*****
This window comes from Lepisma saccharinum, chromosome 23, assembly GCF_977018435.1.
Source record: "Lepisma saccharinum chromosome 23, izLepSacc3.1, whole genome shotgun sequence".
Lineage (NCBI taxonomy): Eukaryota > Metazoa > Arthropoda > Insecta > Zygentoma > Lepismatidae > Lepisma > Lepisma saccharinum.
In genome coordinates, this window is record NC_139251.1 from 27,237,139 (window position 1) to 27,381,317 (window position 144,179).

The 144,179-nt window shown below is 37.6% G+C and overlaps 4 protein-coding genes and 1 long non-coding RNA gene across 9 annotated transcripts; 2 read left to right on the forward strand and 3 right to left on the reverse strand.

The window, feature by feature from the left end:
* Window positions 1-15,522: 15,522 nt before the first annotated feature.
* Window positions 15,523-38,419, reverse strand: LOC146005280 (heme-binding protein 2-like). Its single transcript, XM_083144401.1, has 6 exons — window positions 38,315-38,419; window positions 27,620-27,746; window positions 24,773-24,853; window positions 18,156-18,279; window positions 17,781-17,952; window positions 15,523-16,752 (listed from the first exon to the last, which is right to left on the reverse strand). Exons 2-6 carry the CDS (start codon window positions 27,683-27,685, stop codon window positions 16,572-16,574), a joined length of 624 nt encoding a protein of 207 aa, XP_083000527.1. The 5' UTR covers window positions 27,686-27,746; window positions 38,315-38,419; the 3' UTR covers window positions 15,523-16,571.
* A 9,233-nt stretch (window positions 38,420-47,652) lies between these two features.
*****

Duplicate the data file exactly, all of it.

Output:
This window comes from Lepisma saccharinum, chromosome 23, assembly GCF_977018435.1.
Source record: "Lepisma saccharinum chromosome 23, izLepSacc3.1, whole genome shotgun sequence".
Lineage (NCBI taxonomy): Eukaryota > Metazoa > Arthropoda > Insecta > Zygentoma > Lepismatidae > Lepisma > Lepisma saccharinum.
In genome coordinates, this window is record NC_139251.1 from 27,237,139 (window position 1) to 27,381,317 (window position 144,179).

The 144,179-nt window shown below is 37.6% G+C and overlaps 4 protein-coding genes and 1 long non-coding RNA gene across 9 annotated transcripts; 2 read left to right on the forward strand and 3 right to left on the reverse strand.

The window, feature by feature from the left end:
* Window positions 1-15,522: 15,522 nt before the first annotated feature.
* Window positions 15,523-38,419, reverse strand: LOC146005280 (heme-binding protein 2-like). Its single transcript, XM_083144401.1, has 6 exons — window positions 38,315-38,419; window positions 27,620-27,746; window positions 24,773-24,853; window positions 18,156-18,279; window positions 17,781-17,952; window positions 15,523-16,752 (listed from the first exon to the last, which is right to left on the reverse strand). Exons 2-6 carry the CDS (start codon window positions 27,683-27,685, stop codon window positions 16,572-16,574), a joined length of 624 nt encoding a protein of 207 aa, XP_083000527.1. The 5' UTR covers window positions 27,686-27,746; window positions 38,315-38,419; the 3' UTR covers window positions 15,523-16,571.
* A 9,233-nt stretch (window positions 38,420-47,652) lies between these two features.